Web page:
'This book is important. For the first time we have a detailed yet comprehensive account of how to treat patients with 'avoidant/restrictive food intake disorder'. The authors are to be congratulated on producing this invaluable resource.' Christopher G. Fairburn, University of Oxford
'This practical, accessible manual, written by two of the leading experts in the emerging avoidant/restrictive food intake disorder (ARFID) field, will be a very welcome addition to the clinician's library. I anticipate that it will quickly become a much used volume by anyone offering care and treatment to patents with this disorder. Until now there has been very little by way of guidance in terms of evidence based treatments specifically for ARFID. This clearly written book, based on sound theoretical principles, enables the outstanding skills, expertise and insights of its authors to be shared by a much wider audience, which can only benefit patient care.' Rachel Bryant-Waugh, Head of the Feeding and Eating Disorders Service, the Department of Child and Adolescent Mental Health (DCAMH), Great Ormond Street Hospital for Children
'It is rare that a newly conceptualized mental disorder is introduced into systems of nosology without an existing treatment approach with some evidence for efficacy; but, this was the case with avoidant/restrictive food intake disorder (ARFID). Now, from one of the leading eating disorders centers in the world comes a very well-conceived stage model of intervention that can be personalized for the individual patient, as well as the patient's family. Anyone treating eating disorders should find this new clinical manual invaluable.' David H. Barlow, Boston University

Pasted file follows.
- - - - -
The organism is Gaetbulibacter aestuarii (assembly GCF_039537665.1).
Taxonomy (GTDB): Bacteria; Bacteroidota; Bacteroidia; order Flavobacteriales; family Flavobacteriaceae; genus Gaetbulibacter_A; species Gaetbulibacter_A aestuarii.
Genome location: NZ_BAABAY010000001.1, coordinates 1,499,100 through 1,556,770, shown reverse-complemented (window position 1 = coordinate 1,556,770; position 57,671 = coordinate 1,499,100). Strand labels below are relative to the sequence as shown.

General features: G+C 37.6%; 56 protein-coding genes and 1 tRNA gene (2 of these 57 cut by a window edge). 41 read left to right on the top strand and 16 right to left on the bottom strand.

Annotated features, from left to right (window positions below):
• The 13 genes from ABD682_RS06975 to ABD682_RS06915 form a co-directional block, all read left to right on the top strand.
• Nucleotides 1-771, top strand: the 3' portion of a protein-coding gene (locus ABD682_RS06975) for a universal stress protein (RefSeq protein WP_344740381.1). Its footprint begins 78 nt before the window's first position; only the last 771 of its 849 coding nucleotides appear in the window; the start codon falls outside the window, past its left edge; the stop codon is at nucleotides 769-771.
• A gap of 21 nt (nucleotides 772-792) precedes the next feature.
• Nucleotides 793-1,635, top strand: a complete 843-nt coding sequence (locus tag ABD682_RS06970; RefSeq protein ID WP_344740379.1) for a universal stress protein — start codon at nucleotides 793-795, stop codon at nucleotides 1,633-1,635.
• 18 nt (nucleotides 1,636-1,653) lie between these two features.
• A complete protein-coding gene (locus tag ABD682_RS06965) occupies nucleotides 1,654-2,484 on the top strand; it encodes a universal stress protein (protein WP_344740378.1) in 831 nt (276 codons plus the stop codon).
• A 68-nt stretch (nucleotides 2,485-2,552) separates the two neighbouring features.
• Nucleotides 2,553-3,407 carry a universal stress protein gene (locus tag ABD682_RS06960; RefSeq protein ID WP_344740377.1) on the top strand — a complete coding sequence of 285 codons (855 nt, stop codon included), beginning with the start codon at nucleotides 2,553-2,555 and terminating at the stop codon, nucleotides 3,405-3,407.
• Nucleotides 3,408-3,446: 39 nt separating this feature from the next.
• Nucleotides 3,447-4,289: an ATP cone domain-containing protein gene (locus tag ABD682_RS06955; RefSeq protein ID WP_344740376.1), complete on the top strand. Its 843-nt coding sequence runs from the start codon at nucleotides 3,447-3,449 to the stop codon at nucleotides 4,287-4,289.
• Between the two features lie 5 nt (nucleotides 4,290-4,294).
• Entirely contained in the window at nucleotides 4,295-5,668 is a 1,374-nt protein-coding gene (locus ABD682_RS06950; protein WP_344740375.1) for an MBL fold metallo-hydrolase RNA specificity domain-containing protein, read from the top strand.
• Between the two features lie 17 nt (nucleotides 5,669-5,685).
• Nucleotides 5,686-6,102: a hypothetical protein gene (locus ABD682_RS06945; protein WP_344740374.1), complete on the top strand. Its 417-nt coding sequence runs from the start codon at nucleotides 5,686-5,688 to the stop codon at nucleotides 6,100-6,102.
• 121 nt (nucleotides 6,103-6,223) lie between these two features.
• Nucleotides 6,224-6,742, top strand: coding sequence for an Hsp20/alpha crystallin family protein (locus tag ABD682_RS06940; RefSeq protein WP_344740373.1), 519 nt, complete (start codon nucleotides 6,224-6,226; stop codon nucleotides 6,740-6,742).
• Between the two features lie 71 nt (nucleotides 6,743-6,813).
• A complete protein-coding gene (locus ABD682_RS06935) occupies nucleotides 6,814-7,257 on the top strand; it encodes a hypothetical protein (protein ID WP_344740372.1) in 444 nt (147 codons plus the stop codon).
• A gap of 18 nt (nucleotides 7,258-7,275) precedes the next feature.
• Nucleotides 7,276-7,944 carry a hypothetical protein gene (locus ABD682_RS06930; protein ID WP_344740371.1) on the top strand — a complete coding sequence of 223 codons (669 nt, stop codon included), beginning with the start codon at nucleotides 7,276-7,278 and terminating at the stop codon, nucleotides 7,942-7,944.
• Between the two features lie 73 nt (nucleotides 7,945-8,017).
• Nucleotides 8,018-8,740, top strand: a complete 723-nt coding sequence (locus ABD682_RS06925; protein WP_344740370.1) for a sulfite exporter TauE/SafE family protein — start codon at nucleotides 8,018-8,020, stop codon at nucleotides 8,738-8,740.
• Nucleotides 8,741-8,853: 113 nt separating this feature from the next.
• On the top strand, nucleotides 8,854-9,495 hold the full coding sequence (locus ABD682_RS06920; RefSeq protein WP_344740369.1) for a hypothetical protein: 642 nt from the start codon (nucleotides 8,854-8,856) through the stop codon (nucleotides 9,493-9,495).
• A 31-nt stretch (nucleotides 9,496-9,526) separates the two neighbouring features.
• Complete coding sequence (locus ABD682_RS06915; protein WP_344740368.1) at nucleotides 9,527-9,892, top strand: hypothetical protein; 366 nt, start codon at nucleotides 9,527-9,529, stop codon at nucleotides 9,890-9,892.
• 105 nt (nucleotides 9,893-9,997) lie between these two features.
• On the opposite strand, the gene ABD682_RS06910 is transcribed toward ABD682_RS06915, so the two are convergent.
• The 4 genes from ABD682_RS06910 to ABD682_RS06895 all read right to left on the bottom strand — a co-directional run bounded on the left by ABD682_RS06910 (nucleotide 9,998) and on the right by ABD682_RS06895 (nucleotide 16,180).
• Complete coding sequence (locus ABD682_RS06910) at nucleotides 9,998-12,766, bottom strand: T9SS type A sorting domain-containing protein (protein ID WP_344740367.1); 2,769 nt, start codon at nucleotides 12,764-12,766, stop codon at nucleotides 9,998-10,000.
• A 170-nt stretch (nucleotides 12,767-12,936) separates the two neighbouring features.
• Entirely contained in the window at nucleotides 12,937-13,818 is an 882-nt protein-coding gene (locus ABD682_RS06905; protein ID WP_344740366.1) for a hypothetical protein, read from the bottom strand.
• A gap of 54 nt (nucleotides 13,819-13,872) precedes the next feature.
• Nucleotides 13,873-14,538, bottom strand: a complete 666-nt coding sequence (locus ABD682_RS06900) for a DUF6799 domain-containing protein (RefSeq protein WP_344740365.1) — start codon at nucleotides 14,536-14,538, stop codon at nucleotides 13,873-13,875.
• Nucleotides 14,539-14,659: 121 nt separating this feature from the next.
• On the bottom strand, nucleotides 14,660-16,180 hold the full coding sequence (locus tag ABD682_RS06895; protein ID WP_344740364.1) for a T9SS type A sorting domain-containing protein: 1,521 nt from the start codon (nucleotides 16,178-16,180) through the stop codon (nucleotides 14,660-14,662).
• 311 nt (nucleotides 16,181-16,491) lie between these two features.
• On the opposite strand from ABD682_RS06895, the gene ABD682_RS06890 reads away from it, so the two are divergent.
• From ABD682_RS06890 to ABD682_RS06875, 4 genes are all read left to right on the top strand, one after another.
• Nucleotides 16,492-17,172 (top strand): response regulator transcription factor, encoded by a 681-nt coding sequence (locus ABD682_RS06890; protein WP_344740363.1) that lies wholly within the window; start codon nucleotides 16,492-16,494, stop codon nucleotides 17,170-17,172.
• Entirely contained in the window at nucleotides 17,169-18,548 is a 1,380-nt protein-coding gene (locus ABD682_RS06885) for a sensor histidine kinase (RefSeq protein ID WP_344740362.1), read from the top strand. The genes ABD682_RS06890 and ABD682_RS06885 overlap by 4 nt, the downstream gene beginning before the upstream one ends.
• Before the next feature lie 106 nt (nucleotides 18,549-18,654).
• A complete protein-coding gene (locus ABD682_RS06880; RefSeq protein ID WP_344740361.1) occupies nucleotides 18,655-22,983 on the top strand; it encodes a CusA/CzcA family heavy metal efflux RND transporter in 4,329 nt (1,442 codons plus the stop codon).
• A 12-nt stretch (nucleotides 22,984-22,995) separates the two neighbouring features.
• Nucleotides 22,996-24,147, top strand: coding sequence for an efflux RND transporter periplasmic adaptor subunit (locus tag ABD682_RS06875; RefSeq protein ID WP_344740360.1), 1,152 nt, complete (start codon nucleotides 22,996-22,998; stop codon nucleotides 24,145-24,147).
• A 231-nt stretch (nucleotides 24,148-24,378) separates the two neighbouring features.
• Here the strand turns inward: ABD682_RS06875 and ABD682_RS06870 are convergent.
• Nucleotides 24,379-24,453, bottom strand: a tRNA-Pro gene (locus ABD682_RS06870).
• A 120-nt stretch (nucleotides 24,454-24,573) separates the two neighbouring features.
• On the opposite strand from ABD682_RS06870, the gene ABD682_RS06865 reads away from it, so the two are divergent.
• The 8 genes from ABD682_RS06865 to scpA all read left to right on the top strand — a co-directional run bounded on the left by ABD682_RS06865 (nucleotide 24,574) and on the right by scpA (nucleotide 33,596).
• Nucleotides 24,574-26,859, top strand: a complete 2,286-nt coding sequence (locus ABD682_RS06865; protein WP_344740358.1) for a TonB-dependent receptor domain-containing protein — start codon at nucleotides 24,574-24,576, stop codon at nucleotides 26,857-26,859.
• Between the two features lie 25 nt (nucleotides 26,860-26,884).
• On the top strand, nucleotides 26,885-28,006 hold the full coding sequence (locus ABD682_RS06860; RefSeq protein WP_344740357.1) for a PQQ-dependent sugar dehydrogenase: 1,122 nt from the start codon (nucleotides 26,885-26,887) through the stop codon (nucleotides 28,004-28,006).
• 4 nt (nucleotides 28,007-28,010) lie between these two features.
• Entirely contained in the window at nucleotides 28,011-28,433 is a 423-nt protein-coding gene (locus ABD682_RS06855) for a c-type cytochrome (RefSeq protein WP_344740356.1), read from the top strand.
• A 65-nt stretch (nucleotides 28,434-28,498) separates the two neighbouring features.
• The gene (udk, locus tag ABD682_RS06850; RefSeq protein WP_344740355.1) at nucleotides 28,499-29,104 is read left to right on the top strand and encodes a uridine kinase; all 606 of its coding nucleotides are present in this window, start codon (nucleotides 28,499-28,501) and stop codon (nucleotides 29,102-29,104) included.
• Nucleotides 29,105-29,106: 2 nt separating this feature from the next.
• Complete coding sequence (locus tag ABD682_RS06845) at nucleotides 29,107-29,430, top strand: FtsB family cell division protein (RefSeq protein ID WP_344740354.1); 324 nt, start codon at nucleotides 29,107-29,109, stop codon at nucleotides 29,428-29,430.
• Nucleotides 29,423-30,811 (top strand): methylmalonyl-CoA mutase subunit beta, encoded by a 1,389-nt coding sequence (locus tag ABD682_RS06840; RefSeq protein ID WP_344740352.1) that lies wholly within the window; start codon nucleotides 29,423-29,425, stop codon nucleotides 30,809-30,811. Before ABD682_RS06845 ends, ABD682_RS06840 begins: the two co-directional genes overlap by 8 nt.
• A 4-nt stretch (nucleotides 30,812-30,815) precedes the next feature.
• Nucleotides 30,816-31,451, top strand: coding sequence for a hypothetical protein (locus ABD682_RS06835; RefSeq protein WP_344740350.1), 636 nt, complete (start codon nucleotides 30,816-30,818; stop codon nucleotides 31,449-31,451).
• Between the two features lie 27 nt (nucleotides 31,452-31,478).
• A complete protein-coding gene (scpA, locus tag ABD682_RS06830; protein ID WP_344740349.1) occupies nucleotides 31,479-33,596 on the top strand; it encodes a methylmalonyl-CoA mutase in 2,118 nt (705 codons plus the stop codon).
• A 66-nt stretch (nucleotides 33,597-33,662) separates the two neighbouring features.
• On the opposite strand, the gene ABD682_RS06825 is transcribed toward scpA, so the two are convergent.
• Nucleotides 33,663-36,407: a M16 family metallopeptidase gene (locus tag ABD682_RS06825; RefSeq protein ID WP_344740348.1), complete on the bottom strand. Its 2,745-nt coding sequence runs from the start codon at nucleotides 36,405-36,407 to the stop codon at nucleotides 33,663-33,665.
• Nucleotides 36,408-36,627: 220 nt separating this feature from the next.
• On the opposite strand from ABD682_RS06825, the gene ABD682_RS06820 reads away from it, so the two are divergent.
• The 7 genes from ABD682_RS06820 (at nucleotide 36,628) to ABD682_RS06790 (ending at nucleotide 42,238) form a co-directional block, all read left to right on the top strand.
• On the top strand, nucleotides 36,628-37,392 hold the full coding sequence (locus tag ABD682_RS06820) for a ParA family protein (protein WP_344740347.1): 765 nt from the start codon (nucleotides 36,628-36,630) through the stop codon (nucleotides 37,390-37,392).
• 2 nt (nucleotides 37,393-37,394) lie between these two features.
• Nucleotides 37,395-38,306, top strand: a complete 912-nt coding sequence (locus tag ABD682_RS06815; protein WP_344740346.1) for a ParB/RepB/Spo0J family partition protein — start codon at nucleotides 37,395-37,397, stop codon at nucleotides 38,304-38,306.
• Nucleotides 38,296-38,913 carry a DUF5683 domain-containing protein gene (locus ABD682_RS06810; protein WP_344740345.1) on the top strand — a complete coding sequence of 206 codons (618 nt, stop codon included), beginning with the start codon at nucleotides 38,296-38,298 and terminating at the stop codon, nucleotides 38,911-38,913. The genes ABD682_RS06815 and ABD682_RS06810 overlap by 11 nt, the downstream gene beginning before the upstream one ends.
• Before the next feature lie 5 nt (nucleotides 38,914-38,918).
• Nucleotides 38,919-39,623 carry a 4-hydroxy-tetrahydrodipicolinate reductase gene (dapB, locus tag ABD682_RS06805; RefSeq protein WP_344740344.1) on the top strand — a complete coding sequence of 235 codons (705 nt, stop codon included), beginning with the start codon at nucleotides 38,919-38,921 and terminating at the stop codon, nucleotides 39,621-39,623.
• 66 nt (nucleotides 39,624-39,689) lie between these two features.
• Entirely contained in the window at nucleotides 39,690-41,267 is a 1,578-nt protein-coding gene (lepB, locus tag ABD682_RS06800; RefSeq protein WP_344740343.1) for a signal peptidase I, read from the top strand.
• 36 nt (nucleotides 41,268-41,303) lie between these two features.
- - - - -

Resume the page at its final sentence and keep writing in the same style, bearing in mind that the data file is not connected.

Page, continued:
'Avoidant/restrictive food intake disorder (ARFID) sounds a little less unfamiliar today than when it was introduced by DSM-5 only five years ago. Since then, a small cadre of clinical researchers has devoted considerable energy to explore treatments for this patient population. Thomas and Eddy have been leaders in this domain. Through their focused efforts, the authors have put together an extraordinarily helpful treatment manual that everyone who wants to learn more about ARFID, whether a treating clinician, curious trainee, or worried parent, would be well advised to consult. This clinician manual first provides the reader with an excellent psycho-educational overview of ARFID, before delineating the four stages of CBT-AR. The authors round out this manual by demonstrating their treatment approach by way of five elucidating clinical case examples. This book is a most welcome addition to the small family of clinical treatment manuals for eating disorders.' Daniel Le Grange, University of California, San Francisco
'As an ARFID advocate, author on the topic, and mother to a recovered child with ARFID, I couldn't be more thrilled with this book. Cognitive-Behavioral Therapy for avoidant/restrictive food intake disorder is vital toward the education and treatment of ARFID. With comprehensive and detailed information, workable steps for treatment, and actual case studies, this book is desperately needed in the eating disorder community, and one that I wish had been available when our family was struggling to find answers. There is much to learn about ARFID, but this manual is a terrific starting point in helping clinicians, physicians, therapists, and even parents learn more about this very prevalent and very mysterious eating disorder that affects children and adults of all ages.' Stephanie Elliot, ARFID advocate, author of Sad Perfect
'This book is important. For the first time we have a detailed yet comprehensive account of how to treat patients with 'avoidant/restrictive food intake disorder'. The authors are to be congratulated on producing this invaluable resource.' Christopher G. Fairburn, University of Oxford